Adding value in radiology can be as simple as remembering to introduce yourself when you contact a referring doctor, according to Nathaniel Margolis, MD and colleagues, writing in the Journal of the American College of Radiology.  As healthcare transitions from volume-based to value-based (Imaging 3.0), they suggest 15 practical ways for trainees to add value.

The 15 items were developed by residents and fellows by reviewing the available information on Imaging 3.0 available on the American College of Radiology’s website. The suggested activities relate to the steps in the imaging value chain.

Imaging Considered

1. Build rapport with other specialties
Joining a hospital committee is a great way to develop a broad perspective, and prepares trainees for future multidisciplinary conferences and hospital-wide deliberations.
2. Provide referring physicians with evidence-based opinion
Consult the electronic medical record to gather relevant history before protocolling studies, and use tools such as Appropriateness Criteria or Choosing Wisely to support your recommendation.

3. Facilitate patient flow
Keep an eye on ordering and emergency department dashboards, inform radiology technicians about impending urgent exams and prioritise. “The time between order entry and image acquisition…often deserves as much attention as image interpretation.”

4. Communicate effectively
  • Always introduce yourself on the phone
  • When a referring physician comes to the reading room, pull up relevant images and point out the pertinent positive and negative findings.
  • Make sure the referrer understands how you arrive at conclusions, and always offer to answer any questions.
“Name recognition is critical to the transition from imager to consultant radiologist. Every conversation with a referring physician and/or staff member is an opportunity to brand and market your expertise in imaging.”

5. Educate yourself on the cost of imaging

Image Acquisition and Interpretation

6. Interact with patients
Take time to answer patients’ questions about radiation or other safety concerns and explain that you are a doctor working on the imaging aspects of their problems.
Emphasize that you are an imaging specialist working with patients’ care teams rather than say “I’ll get the results to your doctor.” Consider using a desktop computer or tablet to show images when explaining a procedure and obtaining consent.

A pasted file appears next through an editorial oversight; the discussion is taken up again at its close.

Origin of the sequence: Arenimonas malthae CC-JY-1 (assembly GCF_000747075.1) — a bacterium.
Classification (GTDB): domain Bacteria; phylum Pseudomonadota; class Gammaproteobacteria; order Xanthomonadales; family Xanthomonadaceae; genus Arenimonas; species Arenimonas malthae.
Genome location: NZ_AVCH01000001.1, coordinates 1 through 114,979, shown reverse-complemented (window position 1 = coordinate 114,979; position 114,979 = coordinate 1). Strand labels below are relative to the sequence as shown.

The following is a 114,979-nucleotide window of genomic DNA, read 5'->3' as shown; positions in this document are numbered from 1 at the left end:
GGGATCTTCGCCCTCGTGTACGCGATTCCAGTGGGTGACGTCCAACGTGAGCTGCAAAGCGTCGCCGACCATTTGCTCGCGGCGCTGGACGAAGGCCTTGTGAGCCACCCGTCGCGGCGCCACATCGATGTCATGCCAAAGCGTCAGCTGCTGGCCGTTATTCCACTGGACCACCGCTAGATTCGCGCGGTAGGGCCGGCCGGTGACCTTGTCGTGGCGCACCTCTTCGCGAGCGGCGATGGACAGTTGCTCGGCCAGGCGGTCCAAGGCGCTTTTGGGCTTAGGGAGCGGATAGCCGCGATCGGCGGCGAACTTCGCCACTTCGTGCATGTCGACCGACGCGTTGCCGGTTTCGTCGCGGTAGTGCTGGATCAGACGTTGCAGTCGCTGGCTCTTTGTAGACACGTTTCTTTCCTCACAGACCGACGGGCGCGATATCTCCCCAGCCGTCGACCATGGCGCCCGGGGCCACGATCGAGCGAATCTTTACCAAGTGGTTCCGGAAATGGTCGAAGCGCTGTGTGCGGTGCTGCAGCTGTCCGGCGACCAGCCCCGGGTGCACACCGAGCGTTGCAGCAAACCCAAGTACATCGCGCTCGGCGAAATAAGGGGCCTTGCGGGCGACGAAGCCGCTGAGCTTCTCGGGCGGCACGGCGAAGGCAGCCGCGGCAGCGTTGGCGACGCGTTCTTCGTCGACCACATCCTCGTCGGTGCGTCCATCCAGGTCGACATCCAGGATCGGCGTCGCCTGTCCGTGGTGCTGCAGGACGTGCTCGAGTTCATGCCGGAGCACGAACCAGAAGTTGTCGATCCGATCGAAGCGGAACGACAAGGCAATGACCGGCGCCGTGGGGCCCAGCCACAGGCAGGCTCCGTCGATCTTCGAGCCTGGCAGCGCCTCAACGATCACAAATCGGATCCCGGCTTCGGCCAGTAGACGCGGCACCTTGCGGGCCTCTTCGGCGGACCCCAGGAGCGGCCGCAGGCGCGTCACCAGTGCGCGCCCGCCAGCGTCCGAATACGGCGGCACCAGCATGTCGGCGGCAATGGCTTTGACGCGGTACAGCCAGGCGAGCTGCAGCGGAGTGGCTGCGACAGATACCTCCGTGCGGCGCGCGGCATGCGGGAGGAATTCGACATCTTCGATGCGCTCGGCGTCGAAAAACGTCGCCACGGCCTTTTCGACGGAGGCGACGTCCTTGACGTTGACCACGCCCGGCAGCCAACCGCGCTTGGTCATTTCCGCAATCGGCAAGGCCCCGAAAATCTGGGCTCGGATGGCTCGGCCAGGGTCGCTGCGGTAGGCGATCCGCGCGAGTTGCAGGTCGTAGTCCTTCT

7. Remember radiation safety

8. Avoid unnecessary repeat examinations
Retrieve and review all prior studies. “Be aware of your hospital’s network and the imaging acquisition and distribution platforms at each site, and help develop processes to easily obtain and access images from these sites.”

9. Integrate quality into daily practice

10. Craft meaningful reports
Correlate images with information from the electronic medical record. Separate incidental findings from actionable findings.

Results Reporting and Patient Understanding

11. Communicate certainty and uncertainty by seeking a conversation with the referring physician rather than hedging or giving a long differential diagnosis in your report. Imaging synopsis tools are a great investment for your institution to consider.

12. Issue standardised, actionable recommendations

13. “Do nothing” is a highly valuable recommendation

14. Reduce delays in patient care by calling the referring physician with time-sensitive results

15. Show and tell your unique skill set as a radiologist by presenting images at multidisciplinary conferences and bringing referring physicians into the reading room to discuss imaging findings.


 Margolis NE, Mackey RA, Sarwar A, Fintelmann FJ (2015) 15 practical ways to add value in daily practice: an imaging 3.0 primer for trainees. J Am Coll Radiol, 12(6): 638-40. doi: 10.1016/j.jacr.2015.03.002.

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Imaging, Radiology, Value 15 ways to add value in imaging